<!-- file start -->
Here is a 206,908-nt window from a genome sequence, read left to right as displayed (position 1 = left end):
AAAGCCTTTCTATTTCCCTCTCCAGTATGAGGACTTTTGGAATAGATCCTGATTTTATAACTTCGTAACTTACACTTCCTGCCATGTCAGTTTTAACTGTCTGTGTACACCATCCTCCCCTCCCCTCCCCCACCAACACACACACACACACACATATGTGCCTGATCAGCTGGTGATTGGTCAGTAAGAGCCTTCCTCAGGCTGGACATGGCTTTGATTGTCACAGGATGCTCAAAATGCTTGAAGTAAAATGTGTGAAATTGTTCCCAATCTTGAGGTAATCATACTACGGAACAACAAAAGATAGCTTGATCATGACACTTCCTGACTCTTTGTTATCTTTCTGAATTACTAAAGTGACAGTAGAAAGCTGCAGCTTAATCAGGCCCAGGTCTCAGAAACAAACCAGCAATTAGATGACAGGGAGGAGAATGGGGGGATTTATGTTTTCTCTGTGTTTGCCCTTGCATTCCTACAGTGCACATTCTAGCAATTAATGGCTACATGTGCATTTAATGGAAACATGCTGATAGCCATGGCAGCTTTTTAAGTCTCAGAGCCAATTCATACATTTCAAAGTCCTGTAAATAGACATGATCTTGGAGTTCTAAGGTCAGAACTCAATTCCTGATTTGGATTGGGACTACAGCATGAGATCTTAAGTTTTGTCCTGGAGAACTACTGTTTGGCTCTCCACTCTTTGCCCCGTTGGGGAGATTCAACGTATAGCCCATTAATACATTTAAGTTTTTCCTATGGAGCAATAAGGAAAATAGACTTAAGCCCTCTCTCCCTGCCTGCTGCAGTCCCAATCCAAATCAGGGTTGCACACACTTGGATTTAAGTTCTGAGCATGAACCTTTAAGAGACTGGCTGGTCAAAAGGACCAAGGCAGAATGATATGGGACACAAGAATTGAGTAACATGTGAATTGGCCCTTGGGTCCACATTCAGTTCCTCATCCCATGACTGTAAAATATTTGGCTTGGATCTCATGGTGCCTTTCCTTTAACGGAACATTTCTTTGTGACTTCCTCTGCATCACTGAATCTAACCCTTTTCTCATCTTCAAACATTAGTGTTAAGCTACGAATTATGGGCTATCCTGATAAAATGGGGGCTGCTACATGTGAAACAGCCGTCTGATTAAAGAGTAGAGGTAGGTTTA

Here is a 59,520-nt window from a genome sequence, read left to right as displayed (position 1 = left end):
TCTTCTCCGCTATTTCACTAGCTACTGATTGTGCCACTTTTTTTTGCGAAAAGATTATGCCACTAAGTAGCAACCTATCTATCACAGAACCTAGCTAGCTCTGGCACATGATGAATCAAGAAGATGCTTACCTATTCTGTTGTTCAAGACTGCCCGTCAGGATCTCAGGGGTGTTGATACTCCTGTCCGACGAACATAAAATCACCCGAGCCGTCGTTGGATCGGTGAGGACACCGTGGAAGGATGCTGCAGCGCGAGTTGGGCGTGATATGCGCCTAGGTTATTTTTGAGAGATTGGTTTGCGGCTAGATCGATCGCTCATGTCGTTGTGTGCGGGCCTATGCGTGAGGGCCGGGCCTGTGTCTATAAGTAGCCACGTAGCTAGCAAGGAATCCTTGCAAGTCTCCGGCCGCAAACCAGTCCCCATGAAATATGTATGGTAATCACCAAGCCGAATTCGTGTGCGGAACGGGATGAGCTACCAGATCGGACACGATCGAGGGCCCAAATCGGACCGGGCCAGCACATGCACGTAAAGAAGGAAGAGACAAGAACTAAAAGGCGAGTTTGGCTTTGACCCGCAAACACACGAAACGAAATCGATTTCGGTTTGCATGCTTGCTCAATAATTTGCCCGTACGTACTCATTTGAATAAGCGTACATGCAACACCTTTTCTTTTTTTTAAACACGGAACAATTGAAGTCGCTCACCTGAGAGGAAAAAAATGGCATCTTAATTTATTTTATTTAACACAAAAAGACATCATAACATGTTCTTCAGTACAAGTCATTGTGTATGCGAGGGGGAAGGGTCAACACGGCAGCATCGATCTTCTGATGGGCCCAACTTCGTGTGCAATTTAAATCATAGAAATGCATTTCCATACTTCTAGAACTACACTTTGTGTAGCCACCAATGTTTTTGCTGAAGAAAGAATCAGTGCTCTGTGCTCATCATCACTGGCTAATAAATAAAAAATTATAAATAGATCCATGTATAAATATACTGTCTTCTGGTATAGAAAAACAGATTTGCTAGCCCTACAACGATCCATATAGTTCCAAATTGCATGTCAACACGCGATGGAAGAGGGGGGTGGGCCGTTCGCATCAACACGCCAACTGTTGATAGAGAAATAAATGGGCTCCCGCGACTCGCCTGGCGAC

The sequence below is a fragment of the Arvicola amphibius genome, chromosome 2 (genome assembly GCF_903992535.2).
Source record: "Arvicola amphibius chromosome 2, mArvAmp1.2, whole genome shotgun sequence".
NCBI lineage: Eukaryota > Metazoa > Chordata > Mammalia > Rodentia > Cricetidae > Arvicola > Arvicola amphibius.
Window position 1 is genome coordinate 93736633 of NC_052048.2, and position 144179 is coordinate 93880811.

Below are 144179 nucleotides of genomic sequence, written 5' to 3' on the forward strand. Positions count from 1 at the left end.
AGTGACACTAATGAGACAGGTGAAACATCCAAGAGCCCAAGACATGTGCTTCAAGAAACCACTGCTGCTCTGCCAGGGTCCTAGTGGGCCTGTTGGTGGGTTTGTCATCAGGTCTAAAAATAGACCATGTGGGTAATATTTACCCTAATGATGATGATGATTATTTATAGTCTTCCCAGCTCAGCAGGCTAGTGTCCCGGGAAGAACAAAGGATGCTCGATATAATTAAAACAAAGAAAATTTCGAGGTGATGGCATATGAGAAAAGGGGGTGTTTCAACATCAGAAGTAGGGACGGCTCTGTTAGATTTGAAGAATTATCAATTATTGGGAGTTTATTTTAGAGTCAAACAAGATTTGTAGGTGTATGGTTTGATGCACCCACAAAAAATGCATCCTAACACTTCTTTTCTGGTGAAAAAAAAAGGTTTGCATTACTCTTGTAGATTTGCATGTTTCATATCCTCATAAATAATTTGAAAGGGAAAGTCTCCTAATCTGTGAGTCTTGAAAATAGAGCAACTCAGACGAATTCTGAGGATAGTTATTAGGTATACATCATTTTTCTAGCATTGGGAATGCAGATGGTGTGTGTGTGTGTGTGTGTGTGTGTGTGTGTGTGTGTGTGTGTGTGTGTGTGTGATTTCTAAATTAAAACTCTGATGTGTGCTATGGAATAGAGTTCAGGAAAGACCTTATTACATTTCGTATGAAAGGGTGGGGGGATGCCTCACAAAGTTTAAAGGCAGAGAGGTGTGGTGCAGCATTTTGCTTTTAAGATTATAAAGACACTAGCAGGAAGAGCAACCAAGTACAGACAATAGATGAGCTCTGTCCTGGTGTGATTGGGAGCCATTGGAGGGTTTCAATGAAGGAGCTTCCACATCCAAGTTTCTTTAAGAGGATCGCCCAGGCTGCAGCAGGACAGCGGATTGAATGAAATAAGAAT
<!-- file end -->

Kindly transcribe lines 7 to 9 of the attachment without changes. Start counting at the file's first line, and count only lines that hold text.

NCBI lineage: Eukaryota > Metazoa > Chordata > Mammalia > Rodentia > Cricetidae > Arvicola > Arvicola amphibius.
Window position 1 is genome coordinate 93736633 of NC_052048.2, and position 144179 is coordinate 93880811.

Below are 144179 nucleotides of genomic sequence, written 5' to 3' on the forward strand. Positions count from 1 at the left end.